Maxford USA Albatros D.III Instruction manual

ALBATROS D.III
INSTRUCTION MANUAL
(Shown with optional pilot bust, motor and propeller.)
Specifications:*
Wingspan ............................................................................................ Upper – 40 inches
Lower – 39 inches
Wing Area ................................................................................... Upper – 265 sq. inches
Lower – 152 sq. inches
Length ................................................................................................................. 30 inches
Flying weight ..................................................................................................... 30~33 oz.
Brushless motor (Not included) .................................................. 166 Watts, 1,200 RPM/V
(Recommended motor: Maxford USA C2812-1200 or equivalent)
Brushless electronic speed control w/BEC (Not included) .................... 18 A for 3S Li-Po
(Recommended electronic speed control: Maxford USA Uranus 18 A or equivalent)
Propeller (Not included) .......................................................................................... SF 9×6
Battery (Not included) ................................ 11.1V, 1,300~2,100 mAh, 15C Li-Po battery
Radio system (Not included) .......................... Minimum of 4 channels with 4 mini servos
(Recommended servos: Maxford USA SG-90 or equivalent)
*(Dimensions and weights are approximate.)
Entire Contents © Copyright 2008
Congratulations on your acquisition of Maxford USA’s version of the Albatros D.III from World War I.
The Albatros D.III was a single-seat biplane used by the Imperial German Army Air Service and the Austro-Hungarian Air
Service during the First World War. It was heavily armed with twin synchronized, forward-firing 7.92 mm LMG 08/15
machine guns and powered by a 180 hp Mercedes 6-cylinder inline, water-cooled engine (unusual for the time), and its
streamlined radiator, mounted on the top wing, was offset slightly to starboard so that combat damage would not result in
scalding water being released over the pilot.
The prototype D.III first flew in August 1916 and was quickly recognized for its outstanding maneuverability and rate of climb.
Like most fighters, the D.III was prone to spinning. However, its recovery was straightforward, and German aces including
Manfred von Richthofen, Ernst Udet, Erich Löwenhardt, Kurt Wolff, and Karl Emil Schäfer credited the D.III as being both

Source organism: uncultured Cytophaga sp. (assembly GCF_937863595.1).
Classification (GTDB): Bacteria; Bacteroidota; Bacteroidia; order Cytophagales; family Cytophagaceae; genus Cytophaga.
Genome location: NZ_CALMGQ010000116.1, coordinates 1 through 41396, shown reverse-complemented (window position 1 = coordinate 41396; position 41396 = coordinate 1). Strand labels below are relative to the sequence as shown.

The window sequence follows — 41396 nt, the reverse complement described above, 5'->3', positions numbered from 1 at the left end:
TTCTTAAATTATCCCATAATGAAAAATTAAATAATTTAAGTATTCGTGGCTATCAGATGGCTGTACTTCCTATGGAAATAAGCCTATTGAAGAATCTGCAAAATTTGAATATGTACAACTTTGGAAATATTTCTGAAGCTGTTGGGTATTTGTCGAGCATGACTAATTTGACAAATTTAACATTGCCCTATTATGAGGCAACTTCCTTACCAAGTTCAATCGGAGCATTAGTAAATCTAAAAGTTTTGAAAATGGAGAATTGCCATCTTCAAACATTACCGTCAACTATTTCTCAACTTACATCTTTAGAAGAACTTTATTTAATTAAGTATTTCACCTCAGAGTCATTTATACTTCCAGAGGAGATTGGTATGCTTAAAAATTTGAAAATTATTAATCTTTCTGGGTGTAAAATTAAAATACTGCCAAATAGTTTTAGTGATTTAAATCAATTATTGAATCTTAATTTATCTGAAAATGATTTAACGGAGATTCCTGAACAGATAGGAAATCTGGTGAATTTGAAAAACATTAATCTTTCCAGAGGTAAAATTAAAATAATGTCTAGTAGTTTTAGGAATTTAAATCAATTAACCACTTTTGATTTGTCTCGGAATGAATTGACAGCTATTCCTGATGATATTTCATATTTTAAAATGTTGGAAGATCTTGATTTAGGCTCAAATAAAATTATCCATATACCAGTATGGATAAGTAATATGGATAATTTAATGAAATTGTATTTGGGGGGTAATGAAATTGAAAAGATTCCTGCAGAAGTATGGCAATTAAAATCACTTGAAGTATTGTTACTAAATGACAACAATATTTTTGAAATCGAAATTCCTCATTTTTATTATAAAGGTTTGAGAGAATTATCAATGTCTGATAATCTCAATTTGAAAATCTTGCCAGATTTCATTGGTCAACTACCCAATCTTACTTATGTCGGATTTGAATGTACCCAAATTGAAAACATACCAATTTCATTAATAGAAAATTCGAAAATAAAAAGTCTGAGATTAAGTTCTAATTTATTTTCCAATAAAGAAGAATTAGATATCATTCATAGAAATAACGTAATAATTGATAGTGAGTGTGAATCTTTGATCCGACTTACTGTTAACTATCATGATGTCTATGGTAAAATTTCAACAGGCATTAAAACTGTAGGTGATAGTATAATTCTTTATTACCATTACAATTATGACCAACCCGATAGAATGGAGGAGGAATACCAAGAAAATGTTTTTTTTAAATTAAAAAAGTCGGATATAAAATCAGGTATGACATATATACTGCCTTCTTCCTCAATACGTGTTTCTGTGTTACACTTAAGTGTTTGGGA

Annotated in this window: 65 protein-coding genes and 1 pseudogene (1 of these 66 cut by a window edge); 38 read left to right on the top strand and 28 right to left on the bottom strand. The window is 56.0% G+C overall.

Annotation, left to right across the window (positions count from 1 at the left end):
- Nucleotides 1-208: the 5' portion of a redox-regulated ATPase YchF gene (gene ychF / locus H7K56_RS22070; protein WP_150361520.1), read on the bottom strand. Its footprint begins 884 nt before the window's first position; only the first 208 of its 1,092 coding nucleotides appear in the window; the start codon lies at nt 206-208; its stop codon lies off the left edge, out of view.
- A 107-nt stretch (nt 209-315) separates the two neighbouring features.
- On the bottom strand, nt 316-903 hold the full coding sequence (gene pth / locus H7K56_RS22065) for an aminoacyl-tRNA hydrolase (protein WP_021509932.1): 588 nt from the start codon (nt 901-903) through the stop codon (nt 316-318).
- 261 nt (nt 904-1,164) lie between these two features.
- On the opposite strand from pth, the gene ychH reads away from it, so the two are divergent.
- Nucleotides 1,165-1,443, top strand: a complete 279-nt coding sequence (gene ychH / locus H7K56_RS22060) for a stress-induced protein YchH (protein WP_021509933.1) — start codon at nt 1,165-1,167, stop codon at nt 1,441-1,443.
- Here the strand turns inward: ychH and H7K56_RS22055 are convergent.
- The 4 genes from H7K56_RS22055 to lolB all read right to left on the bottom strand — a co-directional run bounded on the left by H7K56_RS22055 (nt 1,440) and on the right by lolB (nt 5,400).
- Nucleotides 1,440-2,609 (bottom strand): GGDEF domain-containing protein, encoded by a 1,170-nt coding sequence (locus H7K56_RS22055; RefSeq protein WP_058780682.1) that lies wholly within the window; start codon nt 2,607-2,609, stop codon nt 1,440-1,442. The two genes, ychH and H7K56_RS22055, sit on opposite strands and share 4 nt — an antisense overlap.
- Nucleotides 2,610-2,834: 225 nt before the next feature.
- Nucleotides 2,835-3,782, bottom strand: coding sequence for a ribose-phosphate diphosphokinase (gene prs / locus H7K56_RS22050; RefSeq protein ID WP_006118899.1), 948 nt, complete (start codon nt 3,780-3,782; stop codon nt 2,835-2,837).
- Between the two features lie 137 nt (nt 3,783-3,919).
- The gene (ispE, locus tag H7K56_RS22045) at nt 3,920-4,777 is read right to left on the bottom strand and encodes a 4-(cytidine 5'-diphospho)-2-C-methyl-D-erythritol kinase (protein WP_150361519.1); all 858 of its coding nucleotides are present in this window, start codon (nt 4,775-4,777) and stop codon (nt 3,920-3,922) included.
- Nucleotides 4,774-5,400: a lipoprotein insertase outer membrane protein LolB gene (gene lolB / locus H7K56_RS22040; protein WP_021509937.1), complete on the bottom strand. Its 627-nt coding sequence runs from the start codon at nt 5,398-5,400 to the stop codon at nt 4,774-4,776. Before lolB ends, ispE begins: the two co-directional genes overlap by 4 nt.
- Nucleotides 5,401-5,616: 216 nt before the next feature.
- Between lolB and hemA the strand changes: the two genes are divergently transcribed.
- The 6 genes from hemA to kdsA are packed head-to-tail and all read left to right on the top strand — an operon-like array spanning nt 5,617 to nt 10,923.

pleasant and easy to fly. Nearly all pilots of the time used unique combinations of colors and markings to identify their
individual aircraft, as illustrated by the aircraft pictured below, circa 1917:
Because of the D.III’s V-shaped interplane struts, pilots of the British Royal Flying Corps often referred to the D.III as the
"V-strutter" and they accorded it a very high level of respect, especially after their horrific losses during “Bloody April” of
1917 to the superior Albatros D.III fighters.
More than 1,800 Albatros D.IIIs were built between 1916 and 1918, and Albatros D.IIIs continued to be successfully deployed
throughout the balance of war, even after such newer fighters as those pictured below were introduced:
Albatros D.V
Fokker Dr.I
Fokker D.VII
Enjoy the pride of ownership and of flying this high-quality model of the famous Albatros D.III!
TABLE OF CONTENTS
Important safety precautions .................................
Warranty, liability waiver, and return policy ........
This Albatros D.III model’s special features ........
Parts list ................................................................
Power system ........................................................
3
3
4
4
5
Tail group, machine guns & windshield .............. 5
Ailerons and wings ............................................... 7
Rudder & elevator servos, landing gear,
cabane struts, receiver, spinner,
and final adjustments ......................................... 9
Page 2 of 11 pages
IMPORTANT SAFETY PRECAUTIONS
TO PROTECT YOUR MODEL, YOURSELF & OTHERS
1. This product should not be considered a toy, but rather a sophisticated, working model that functions much like a fullscale airplane. Because of its performance capabilities, this product, if not assembled and operated correctly, could
cause injury to you or spectators and damage to property. Maxford USA provides you with a high-quality, thoroughly
tested model airplane kit with assembly instructions. However, the quality and capabilities of your finished model
airplane depends on how you build it, and your safety depends on how you use and fly it. Any testing or flying of this
model airplane is done entirely at your own risk.
2. Assemble the model airplane according to the instructions. Take time to build it STRAIGHT, TRUE and STRONG.